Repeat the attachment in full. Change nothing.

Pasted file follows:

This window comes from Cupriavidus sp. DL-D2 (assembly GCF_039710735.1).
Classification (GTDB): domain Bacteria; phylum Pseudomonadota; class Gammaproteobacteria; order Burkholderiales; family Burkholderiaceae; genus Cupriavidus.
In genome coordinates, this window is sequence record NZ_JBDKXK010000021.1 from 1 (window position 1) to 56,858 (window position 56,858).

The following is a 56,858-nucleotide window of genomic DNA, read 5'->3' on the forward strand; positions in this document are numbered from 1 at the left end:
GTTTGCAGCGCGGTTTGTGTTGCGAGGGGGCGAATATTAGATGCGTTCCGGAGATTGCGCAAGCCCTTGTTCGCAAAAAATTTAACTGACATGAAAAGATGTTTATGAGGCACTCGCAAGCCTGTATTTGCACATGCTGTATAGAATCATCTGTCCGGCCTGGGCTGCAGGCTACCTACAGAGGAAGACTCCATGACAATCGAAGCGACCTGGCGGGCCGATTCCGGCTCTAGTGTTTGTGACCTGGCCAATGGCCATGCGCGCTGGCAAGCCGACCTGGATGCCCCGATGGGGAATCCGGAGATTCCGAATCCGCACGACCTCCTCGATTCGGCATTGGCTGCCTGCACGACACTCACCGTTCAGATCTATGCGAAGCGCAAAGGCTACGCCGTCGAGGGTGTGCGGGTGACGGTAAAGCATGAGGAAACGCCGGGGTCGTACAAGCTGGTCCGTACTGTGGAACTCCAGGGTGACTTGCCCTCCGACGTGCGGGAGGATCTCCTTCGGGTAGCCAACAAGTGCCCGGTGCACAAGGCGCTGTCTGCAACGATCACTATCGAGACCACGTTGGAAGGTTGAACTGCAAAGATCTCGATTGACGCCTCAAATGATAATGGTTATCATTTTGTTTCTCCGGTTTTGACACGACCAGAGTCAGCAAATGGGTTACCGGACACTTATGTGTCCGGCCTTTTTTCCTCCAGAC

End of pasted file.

This window comes from Cupriavidus sp. DL-D2 (assembly GCF_039710735.1).
Classification (GTDB): domain Bacteria; phylum Pseudomonadota; class Gammaproteobacteria; order Burkholderiales; family Burkholderiaceae; genus Cupriavidus.
In genome coordinates, this window is sequence record NZ_JBDKXK010000021.1 from 1 (window position 1) to 56,858 (window position 56,858).

The following is a 56,858-nucleotide window of genomic DNA, read 5'->3' on the forward strand; positions in this document are numbered from 1 at the left end:
GTTTGCAGCGCGGTTTGTGTTGCGAGGGGGCGAATATTAGATGCGTTCCGGAGATTGCGCAAGCCCTTGTTCGCAAAAAATTTAACTGACATGAAAAGATGTTTATGAGGCACTCGCAAGCCTGTATTTGCACATGCTGTATAGAATCATCTGTCCGGCCTGGGCTGCAGGCTACCTACAGAGGAAGACTCCATGACAATCGAAGCGACCTGGCGGGCCGATTCCGGCTCTAGTGTTTGTGACCTGGCCAATGGCCATGCGCGCTGGCAAGCCGACCTGGATGCCCCGATGGGGAATCCGGAGATTCCGAATCCGCACGACCTCCTCGATTCGGCATTGGCTGCCTGCACGACACTCACCGTTCAGATCTATGCGAAGCGCAAAGGCTACGCCGTCGAGGGTGTGCGGGTGACGGTAAAGCATGAGGAAACGCCGGGGTCGTACAAGCTGGTCCGTACTGTGGAACTCCAGGGTGACTTGCCCTCCGACGTGCGGGAGGATCTCCTTCGGGTAGCCAACAAGTGCCCGGTGCACAAGGCGCTGTCTGCAACGATCACTATCGAGACCACGTTGGAAGGTTGAACTGCAAAGATCTCGATTGACGCCTCAAATGATAATGGTTATCATTTTGTTTCTCCGGTTTTGACACGACCAGAGTCAGCAAATGGGTTACCGGACACTTATGTGTCCGGCCTTTTTTCCTCCAGAC